It shouldn’t be controversial that lying is bad, that it’s fundamentally disrespectful of other people. And yet.
Over at Psychology Today, Jennifer Lea Reynolds, on her blog about kindness, wrote about the pros and cons of “white lies.”
“A white lie,” says Dr. Julia Breur, a licensed marriage and family therapist with a private clinical psychotherapy practice in Boca Raton, Florida, “is a well-intentioned untruth” that’s said despite the fact that we often feel uneasy about telling them in the first place. “It is usually a small, deliberate and harmless fib, often done to spare someone’s feelings and to do no harm – its intention is to produce favorable results.”
Indeed, we feel uneasy telling lies because we know it’s wrong. This really sounds more like a liar making excuses for herself. Is there any action we take that isn’t about “producing favorable results” on some level?
There’s some implicit theory of mind going on here, starting with the patronizing assumption that the lie’s victim can’t handle the truth. I can’t even explain how frustrating it is trying to work on your problems and then nobody will cooperate and say what’s wrong with you, to “spare your feelings.” Don’t project your preference for dishonesty onto me.
For example, if the reality is that someone’s new shorts are ill-fitting, the honest truth would be to say so. If a person thinks they’re the next Celine Dion, but their voice makes you want to cover your ears, telling it like it is would mean conveying your pure, unfiltered thoughts.
However, empathy kicks in, and rather than telling your friend that you wondered when the dogs would start howling as they sang, it’s sometimes easier and nicer to let them down gently – if at all – so they can hold on to hope and not feel crushed (and you can preserve the relationship).
You don’t have to go out of your way to tell people how you perceive their faults, and you don’t have to word the truth harshly.
It sounds like Reynolds thinks some catty, mean-spirited shit about friends she has inauthentic relationships with. It’s like she doesn’t understand that she can have a kind disposition toward someone and express the truth from that place.
Notice that physical attractiveness and quality of voice are matters of individual taste, and not everybody has to like the same things.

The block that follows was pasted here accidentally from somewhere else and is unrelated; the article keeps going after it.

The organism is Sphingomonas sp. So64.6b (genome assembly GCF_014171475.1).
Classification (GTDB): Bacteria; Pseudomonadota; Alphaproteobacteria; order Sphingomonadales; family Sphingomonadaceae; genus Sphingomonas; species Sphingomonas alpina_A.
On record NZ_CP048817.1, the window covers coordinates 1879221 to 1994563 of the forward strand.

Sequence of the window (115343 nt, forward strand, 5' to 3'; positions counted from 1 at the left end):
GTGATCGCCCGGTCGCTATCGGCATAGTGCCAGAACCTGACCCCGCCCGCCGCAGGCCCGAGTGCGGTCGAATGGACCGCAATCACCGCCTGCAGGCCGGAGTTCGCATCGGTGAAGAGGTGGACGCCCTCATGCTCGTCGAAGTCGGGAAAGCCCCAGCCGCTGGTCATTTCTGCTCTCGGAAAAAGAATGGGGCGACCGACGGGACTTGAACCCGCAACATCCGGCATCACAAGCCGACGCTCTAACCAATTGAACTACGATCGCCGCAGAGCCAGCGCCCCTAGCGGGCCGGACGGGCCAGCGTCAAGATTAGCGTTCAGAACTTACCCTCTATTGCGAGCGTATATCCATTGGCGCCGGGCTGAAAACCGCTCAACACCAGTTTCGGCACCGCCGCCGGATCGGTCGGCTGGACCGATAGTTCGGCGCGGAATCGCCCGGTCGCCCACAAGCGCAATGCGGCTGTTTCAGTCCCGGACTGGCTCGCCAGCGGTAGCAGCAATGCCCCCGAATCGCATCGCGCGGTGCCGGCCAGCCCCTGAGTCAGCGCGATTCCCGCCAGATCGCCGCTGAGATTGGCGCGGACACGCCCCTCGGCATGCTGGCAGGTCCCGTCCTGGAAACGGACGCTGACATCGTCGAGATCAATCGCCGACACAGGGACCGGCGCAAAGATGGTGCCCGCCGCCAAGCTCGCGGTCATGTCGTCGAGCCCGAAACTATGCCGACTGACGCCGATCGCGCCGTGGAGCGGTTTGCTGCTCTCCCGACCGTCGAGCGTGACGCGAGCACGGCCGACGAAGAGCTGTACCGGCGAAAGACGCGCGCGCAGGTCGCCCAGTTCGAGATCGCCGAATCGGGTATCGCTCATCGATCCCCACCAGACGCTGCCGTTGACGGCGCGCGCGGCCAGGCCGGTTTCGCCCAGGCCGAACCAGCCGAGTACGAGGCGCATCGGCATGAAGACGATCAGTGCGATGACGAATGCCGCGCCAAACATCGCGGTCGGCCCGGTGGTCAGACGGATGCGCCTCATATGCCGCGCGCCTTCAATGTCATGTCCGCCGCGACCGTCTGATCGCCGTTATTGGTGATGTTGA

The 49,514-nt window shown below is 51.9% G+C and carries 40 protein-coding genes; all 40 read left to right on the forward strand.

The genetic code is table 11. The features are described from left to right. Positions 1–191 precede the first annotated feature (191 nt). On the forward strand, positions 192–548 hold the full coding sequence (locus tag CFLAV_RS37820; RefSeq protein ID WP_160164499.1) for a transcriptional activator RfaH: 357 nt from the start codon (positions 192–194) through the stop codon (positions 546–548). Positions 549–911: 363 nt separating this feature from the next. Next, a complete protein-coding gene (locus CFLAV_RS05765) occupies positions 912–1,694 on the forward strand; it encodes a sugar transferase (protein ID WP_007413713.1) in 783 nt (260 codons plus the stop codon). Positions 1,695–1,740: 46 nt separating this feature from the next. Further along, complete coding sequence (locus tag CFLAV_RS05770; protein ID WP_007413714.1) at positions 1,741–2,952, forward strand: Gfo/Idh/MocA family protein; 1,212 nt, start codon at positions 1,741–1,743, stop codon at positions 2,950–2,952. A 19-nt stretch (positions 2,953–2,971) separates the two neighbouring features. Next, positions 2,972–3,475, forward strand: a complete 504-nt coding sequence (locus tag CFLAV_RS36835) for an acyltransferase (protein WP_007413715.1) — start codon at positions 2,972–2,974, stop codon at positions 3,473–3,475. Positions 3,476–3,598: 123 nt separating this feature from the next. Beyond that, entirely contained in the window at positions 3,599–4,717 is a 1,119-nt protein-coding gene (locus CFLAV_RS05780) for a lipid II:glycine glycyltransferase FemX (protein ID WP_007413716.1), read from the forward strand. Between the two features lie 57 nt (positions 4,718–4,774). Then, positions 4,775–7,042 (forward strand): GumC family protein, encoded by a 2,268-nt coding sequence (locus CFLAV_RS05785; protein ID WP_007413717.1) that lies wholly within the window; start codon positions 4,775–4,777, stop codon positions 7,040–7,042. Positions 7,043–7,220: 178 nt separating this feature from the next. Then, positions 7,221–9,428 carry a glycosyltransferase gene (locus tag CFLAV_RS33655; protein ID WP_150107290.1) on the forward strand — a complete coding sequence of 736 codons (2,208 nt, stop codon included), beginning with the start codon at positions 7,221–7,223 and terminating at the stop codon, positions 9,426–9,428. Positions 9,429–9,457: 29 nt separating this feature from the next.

Hope is some bullshit, not an end in itself. People shouldn’t have false hope. The truth matters.
More broken theory of mind: why would honesty in admittedly trivial white lie situations end the relationship? How much are you walking on eggshells around this person? Again, it seems like she fears the truth would be relationship-ending because there’s meanness behind her opinion, not friendliness. She’s afraid of being found out and blaming the fragility of her friends.
“Individuals of all ages who have empathy understand that sometimes telling little white lies can protect other people from getting hurt unnecessarily,” says Barbara Greenberg, a clinical psychologist in Fairfield County, Connecticut. “Most people that I have come across tell these little white lies because they understand that 100 percent honesty all of the time is not beneficial.”
A white lie, she explains, spares people from unnecessary hurt. People who tell them should be praised for their kindness and the good outcome that usually comes from not saying potentially hurtful comments.
America is a supposedly Christian nation, and God Himself said that you should always tell the fucking truth. Is this Barbara Greenberg lady the Pope or something? If you have a consequentialist moral system, that’s fine, but you should say so and admit that other people go through life based on principles, as an alternative. Why do the ends justify the means here?
Has she not noticed how corrosive it is to society that everybody expects to be lied to all the time?